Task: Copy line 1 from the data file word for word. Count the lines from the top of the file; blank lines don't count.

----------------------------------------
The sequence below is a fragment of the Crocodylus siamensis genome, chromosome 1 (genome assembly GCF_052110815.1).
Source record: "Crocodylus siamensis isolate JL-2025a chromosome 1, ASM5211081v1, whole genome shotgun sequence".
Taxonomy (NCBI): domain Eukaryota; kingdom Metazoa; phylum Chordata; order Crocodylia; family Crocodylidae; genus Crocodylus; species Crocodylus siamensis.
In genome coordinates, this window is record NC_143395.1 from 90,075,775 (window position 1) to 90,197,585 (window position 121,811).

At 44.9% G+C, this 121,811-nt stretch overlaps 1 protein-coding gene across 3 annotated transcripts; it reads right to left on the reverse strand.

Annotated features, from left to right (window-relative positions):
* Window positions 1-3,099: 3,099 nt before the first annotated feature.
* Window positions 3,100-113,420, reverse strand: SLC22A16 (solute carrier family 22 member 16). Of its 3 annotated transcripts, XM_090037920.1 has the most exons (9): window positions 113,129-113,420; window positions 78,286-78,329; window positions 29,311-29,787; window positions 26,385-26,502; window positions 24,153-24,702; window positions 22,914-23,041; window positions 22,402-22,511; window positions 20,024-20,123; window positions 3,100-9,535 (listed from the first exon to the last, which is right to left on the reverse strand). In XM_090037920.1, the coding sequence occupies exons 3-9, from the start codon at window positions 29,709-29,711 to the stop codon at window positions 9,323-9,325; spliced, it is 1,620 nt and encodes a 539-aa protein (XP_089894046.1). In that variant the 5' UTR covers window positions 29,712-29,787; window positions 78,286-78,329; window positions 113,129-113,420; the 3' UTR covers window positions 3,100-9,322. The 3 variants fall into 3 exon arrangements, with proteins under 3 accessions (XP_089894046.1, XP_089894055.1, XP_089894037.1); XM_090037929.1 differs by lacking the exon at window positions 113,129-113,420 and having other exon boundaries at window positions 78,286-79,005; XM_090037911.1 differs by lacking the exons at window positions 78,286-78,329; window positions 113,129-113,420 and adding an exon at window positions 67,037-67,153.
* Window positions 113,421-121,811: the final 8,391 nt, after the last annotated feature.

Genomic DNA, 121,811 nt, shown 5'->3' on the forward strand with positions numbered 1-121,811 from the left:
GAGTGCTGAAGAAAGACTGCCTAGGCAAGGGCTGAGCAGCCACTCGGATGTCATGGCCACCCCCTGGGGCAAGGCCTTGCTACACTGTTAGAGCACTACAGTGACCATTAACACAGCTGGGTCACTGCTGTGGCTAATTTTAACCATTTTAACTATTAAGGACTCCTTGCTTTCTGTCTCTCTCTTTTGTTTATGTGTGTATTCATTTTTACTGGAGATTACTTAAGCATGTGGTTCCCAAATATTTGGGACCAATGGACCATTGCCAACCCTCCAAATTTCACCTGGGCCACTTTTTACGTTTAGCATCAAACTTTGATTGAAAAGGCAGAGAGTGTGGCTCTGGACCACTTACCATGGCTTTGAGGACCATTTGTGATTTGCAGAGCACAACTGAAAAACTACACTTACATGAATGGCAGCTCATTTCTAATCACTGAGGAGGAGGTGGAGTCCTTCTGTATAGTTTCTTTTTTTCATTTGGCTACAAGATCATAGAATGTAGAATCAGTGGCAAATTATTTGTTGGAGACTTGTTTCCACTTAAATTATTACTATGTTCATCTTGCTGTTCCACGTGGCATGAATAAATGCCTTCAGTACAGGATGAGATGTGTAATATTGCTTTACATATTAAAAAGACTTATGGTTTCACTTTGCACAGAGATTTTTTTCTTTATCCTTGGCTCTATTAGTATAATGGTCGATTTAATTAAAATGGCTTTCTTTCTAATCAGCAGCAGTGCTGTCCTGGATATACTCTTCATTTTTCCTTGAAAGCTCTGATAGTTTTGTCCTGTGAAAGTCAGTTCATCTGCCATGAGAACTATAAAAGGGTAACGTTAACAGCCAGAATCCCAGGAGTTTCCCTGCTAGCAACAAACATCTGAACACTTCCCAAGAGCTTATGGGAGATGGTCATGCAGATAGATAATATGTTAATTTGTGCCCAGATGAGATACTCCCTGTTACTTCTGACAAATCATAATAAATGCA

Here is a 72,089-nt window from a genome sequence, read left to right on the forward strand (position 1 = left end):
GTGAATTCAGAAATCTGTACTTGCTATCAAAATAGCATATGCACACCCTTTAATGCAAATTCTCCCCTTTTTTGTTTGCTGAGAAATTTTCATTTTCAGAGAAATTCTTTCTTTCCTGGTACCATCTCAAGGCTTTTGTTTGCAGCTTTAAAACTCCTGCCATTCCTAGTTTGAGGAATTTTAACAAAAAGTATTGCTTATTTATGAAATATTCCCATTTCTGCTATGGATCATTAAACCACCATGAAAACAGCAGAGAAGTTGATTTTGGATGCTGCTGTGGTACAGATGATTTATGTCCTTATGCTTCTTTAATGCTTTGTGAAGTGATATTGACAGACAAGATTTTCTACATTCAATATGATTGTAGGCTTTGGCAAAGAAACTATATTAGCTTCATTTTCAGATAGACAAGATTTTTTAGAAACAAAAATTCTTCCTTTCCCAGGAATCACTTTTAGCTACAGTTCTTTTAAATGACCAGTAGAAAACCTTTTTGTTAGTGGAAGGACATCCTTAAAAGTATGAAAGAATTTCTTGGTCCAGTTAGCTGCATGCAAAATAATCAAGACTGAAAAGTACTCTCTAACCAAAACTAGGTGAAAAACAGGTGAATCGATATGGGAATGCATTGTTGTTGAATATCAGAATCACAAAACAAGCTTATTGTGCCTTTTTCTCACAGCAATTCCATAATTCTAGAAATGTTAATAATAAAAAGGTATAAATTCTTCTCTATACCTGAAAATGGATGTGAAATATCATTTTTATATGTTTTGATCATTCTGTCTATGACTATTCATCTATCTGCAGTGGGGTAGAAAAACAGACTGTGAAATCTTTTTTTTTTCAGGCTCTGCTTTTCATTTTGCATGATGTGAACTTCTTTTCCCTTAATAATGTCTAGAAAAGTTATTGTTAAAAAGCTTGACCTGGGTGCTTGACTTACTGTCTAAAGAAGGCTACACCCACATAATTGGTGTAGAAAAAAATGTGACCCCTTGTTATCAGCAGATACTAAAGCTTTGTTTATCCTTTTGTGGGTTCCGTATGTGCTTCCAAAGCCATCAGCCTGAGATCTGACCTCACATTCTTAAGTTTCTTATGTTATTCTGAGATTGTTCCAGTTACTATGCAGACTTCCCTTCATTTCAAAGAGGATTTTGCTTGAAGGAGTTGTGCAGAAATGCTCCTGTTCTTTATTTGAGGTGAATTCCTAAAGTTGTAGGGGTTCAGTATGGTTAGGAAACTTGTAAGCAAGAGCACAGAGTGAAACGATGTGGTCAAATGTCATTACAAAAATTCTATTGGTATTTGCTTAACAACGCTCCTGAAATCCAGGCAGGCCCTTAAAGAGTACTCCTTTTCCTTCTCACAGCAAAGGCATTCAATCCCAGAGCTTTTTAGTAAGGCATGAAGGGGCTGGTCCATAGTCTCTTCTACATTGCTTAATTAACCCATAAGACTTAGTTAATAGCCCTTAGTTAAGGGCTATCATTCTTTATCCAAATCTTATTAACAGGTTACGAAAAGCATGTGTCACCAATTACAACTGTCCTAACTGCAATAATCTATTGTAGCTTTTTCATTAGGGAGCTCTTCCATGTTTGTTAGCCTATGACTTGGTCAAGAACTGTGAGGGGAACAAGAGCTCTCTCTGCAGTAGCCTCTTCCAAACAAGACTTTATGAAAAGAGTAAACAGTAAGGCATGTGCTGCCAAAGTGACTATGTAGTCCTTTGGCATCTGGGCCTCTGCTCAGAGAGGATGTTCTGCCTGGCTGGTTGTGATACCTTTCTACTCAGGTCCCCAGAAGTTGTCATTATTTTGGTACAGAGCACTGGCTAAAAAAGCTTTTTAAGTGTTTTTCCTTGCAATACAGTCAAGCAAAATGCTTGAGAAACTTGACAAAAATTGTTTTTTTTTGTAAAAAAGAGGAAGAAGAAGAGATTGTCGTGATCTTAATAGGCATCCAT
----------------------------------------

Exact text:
The sequence below is a fragment of the Crocodylus siamensis genome, chromosome 1 (genome assembly GCF_052110815.1).